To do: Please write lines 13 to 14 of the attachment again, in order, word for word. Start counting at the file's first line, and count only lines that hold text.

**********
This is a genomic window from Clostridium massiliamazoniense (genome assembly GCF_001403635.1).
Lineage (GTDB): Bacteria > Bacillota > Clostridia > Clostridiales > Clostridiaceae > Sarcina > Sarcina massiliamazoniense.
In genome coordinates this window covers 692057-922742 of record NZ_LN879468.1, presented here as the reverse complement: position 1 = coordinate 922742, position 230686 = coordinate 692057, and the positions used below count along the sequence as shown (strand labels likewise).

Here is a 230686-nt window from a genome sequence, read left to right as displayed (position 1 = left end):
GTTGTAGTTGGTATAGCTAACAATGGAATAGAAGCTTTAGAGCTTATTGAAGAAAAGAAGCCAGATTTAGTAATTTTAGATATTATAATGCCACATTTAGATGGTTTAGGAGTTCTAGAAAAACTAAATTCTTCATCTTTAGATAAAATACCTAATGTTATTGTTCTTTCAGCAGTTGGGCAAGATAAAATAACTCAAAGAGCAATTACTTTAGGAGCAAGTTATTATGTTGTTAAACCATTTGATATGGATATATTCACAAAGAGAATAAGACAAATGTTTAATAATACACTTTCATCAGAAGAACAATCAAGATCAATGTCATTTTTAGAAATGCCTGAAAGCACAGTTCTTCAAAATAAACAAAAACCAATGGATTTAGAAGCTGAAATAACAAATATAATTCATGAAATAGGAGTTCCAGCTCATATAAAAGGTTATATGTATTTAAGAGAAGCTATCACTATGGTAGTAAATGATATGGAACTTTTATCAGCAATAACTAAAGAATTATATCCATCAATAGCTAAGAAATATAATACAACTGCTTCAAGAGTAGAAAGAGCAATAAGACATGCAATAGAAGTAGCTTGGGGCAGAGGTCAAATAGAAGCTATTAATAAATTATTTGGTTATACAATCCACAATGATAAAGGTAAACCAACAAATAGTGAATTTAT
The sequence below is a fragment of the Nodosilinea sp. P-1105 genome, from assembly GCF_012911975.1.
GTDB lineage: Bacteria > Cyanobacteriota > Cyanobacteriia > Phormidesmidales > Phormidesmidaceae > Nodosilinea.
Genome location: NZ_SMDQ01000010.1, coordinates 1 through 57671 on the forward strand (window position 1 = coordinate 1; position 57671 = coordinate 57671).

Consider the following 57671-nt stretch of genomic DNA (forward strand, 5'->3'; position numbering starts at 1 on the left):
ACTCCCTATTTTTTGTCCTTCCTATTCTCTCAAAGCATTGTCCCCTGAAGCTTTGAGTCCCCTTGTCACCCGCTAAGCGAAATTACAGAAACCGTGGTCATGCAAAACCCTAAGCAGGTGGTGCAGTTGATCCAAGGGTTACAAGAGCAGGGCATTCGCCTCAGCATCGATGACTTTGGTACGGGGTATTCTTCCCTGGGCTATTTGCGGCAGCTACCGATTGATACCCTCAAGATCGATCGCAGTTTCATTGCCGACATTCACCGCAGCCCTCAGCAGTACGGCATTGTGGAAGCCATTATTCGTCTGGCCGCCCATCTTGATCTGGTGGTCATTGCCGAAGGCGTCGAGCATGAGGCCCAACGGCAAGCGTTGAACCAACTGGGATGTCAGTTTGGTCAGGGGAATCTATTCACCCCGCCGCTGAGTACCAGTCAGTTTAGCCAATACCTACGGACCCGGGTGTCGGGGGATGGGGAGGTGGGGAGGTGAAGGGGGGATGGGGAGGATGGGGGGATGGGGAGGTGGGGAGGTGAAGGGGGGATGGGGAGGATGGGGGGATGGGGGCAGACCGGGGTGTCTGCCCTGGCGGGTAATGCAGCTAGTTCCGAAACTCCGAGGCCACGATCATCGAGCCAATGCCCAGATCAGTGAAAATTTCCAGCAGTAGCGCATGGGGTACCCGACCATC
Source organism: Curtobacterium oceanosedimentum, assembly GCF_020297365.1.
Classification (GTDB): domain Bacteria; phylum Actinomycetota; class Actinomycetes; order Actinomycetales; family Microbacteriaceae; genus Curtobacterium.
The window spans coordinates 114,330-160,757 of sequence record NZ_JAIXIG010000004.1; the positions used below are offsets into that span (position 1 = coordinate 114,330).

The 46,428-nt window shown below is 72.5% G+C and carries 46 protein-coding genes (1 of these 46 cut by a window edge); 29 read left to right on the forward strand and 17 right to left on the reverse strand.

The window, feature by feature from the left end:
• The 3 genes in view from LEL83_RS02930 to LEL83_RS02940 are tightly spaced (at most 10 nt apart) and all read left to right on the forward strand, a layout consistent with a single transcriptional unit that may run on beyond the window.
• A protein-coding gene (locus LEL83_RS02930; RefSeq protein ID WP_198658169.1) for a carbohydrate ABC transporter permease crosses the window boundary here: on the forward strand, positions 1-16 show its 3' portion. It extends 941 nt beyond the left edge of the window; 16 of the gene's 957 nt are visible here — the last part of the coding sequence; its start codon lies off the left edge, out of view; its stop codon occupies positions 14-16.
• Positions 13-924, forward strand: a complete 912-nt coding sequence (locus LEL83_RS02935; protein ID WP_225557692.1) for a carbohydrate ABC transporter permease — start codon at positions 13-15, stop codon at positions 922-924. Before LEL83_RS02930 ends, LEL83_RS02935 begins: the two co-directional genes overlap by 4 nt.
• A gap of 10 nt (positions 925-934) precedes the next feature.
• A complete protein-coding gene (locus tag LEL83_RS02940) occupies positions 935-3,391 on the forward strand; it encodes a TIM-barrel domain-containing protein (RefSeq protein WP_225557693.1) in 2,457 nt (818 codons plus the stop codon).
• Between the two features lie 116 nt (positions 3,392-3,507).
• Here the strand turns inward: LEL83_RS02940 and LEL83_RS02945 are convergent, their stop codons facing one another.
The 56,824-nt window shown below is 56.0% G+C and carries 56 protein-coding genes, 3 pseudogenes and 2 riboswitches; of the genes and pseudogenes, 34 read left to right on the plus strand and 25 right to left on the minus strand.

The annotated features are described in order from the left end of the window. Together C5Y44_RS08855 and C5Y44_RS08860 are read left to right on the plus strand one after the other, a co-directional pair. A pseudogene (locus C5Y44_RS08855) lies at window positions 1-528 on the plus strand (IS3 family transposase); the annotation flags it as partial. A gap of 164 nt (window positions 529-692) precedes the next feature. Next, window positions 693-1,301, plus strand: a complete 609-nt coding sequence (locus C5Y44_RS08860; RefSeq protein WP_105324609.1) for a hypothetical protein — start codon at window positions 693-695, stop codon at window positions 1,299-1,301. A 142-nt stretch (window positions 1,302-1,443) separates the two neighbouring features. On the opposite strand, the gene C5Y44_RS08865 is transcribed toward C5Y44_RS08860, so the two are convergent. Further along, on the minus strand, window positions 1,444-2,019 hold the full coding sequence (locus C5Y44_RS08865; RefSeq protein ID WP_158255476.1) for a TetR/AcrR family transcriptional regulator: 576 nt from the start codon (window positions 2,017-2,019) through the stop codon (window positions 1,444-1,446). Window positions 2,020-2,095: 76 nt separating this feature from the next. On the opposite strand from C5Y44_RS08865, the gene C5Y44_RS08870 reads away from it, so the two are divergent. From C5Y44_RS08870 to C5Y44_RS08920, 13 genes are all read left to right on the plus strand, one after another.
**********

The window spans coordinates 114,330-160,757 of sequence record NZ_JAIXIG010000004.1; the positions used below are offsets into that span (position 1 = coordinate 114,330).

The 46,428-nt window shown below is 72.5% G+C and carries 46 protein-coding genes (1 of these 46 cut by a window edge); 29 read left to right on the forward strand and 17 right to left on the reverse strand.